‘It’s going to happen again’ - Rail bosses urged to take urgent action on ‘dangerous’ Suffolk railway crossing

Patrick Page at the Felixstowe Road level crossing. Picture: SARAH LUCY BROWN

Patrick Page at the Felixstowe Road level crossing. Picture: SARAH LUCY BROWN - Credit: Archant

Urgent calls have been made to improve a “dangerous” Suffolk railway crossing, which has seen serious accidents and near misses.

Peter Page, who lives near Routs crossing in Purdis Farm on the Ipswich-Felixstowe line, says the system is confusing, unreliable and another accident inevitable.

“It’s going to carry on and it’s going to happen again,” he said. “It’s only a matter of time before another accident or near miss.”

His warnings follow a crash on March 15 in which a driver suffered life changing injuries when hit by a freight train on the crossing.

-MORE: Felixstowe Road level crossing crash victim suffered ‘life-changing injuries’Another motorist was just a second away from being hit in February when he ignored warning lights at the crossing.

Giedrius Puisys, 38, of Camden Road, Ipswich, admitted endangering safety on a railway and driving while disqualified, and was jailed for a year.

-MORE: Watch shocking footage of convicted drink-driver’s unsafe rail line crossing while bannedMr Page, 60, who has lived near to the crossing since 2011, said the new electronic system made it more “dangerous” – and urged Network Rail to take action.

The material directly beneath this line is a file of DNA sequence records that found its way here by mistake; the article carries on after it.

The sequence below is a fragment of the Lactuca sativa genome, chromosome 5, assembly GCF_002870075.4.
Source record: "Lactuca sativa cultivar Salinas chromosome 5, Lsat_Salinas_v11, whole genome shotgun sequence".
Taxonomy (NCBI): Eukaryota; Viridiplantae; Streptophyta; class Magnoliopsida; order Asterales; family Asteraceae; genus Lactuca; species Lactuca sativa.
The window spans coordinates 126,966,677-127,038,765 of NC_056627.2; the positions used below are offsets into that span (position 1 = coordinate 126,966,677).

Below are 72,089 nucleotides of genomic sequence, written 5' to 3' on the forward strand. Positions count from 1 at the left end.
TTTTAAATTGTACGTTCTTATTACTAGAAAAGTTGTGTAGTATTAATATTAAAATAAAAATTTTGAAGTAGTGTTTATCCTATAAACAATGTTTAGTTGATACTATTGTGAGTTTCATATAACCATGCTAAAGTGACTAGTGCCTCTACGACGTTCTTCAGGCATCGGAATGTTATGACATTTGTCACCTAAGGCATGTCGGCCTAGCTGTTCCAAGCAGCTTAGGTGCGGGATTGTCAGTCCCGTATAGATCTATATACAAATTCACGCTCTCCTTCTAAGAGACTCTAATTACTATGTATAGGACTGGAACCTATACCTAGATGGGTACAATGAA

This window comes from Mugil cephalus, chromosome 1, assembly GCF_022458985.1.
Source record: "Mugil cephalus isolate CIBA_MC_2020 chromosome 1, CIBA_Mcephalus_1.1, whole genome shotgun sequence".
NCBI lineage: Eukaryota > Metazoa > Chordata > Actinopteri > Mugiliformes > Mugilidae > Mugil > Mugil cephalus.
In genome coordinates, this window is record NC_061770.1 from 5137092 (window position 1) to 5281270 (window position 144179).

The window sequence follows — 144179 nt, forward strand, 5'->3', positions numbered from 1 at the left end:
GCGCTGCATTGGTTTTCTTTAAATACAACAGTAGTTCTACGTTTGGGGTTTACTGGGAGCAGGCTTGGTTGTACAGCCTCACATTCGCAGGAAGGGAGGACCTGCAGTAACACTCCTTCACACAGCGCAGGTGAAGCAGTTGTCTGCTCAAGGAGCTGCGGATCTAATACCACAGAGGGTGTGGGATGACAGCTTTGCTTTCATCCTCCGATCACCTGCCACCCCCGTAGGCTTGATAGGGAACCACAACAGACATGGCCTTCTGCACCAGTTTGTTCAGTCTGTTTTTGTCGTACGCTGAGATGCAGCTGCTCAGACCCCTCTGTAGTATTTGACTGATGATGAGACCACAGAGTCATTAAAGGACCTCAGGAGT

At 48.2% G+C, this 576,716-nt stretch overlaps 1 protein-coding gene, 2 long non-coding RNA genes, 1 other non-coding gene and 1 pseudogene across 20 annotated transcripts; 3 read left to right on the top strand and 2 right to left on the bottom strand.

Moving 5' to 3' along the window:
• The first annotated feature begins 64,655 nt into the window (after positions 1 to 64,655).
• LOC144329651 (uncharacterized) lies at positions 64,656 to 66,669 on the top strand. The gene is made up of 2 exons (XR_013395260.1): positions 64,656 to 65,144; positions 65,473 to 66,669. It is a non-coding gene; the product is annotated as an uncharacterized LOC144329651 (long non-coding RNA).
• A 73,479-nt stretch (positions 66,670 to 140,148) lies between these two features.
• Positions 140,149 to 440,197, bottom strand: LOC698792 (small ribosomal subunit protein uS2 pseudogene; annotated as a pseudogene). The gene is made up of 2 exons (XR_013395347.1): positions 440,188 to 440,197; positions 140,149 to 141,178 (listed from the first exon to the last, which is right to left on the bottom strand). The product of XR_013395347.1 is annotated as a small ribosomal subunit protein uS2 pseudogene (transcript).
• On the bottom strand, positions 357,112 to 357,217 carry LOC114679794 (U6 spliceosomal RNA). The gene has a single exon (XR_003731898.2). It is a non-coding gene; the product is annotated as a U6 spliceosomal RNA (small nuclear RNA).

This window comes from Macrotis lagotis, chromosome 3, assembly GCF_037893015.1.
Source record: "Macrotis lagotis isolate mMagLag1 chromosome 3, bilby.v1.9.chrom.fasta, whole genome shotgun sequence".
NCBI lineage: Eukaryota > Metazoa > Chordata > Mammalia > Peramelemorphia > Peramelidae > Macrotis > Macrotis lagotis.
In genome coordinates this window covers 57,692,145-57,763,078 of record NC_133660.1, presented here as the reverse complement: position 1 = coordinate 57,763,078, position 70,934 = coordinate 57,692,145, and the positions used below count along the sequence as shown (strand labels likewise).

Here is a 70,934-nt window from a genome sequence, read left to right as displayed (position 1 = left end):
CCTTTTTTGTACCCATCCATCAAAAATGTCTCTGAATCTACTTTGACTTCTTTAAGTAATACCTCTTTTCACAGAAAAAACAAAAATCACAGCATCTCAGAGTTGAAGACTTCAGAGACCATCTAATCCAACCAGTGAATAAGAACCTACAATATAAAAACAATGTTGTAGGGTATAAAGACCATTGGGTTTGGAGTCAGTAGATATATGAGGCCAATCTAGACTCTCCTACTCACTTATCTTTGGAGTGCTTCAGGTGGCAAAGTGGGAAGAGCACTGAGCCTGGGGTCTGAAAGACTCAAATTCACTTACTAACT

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Under the system, drivers must check the light is green, press a button to open the gate, check the light is still green and then cross.

However, Mr Page claims the instructions confuse drivers – particularly those who speak a different language – and even native speakers make mistakes.

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He said the post with the button is far from the road, meaning the light often changes to red before the driver has time to set off.

Mr Page says he has been left waiting for more than 20 minutes for a red light to change green – only to be told by a signal operator to drive through anyway. On other occasions, he says the electric system has broken down and drivers are expected to disconnect pistons to open gates manually.

Mr Page says the train drivers have “just 15 seconds” between seeing the crossing and passing it - not enough time to stop. He believes Network Rail needs to introduce an automated barrier. “But whenever I call, they don’t seem to be interested,” he added.

The crossing has been closed since the latest accident meaning drivers must use the Orwell Truck Stop to access the farm.

A Network Rail spokesman said: “We are aware of the inconvenience caused and there is a suitable alternative available while we explore options to resolve access. Level crossings pose one of the biggest risks to public safety on the railway and we are committed to finding alternatives wherever possible.”

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